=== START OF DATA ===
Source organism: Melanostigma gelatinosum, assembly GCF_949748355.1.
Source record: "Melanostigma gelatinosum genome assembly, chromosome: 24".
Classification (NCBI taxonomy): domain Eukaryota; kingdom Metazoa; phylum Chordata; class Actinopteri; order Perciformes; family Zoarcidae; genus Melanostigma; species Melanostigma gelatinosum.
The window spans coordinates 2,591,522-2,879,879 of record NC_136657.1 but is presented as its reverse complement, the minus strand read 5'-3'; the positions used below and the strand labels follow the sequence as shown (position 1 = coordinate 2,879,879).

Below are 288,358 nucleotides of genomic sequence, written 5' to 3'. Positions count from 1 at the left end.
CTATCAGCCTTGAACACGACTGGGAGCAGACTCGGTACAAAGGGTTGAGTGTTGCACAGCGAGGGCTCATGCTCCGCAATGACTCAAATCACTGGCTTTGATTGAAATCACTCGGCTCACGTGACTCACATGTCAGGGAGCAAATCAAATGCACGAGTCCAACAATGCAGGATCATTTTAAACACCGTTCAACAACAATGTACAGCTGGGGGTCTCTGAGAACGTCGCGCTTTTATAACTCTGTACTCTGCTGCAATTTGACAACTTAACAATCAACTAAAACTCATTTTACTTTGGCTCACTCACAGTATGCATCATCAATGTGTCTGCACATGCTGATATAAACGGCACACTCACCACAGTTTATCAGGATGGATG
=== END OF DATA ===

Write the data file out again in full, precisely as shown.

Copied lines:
Source organism: Melanostigma gelatinosum, assembly GCF_949748355.1.
Source record: "Melanostigma gelatinosum genome assembly, chromosome: 24".
Classification (NCBI taxonomy): domain Eukaryota; kingdom Metazoa; phylum Chordata; class Actinopteri; order Perciformes; family Zoarcidae; genus Melanostigma; species Melanostigma gelatinosum.
The window spans coordinates 2,591,522-2,879,879 of record NC_136657.1 but is presented as its reverse complement, the minus strand read 5'-3'; the positions used below and the strand labels follow the sequence as shown (position 1 = coordinate 2,879,879).

Below are 288,358 nucleotides of genomic sequence, written 5' to 3'. Positions count from 1 at the left end.
CTATCAGCCTTGAACACGACTGGGAGCAGACTCGGTACAAAGGGTTGAGTGTTGCACAGCGAGGGCTCATGCTCCGCAATGACTCAAATCACTGGCTTTGATTGAAATCACTCGGCTCACGTGACTCACATGTCAGGGAGCAAATCAAATGCACGAGTCCAACAATGCAGGATCATTTTAAACACCGTTCAACAACAATGTACAGCTGGGGGTCTCTGAGAACGTCGCGCTTTTATAACTCTGTACTCTGCTGCAATTTGACAACTTAACAATCAACTAAAACTCATTTTACTTTGGCTCACTCACAGTATGCATCATCAATGTGTCTGCACATGCTGATATAAACGGCACACTCACCACAGTTTATCAGGATGGATG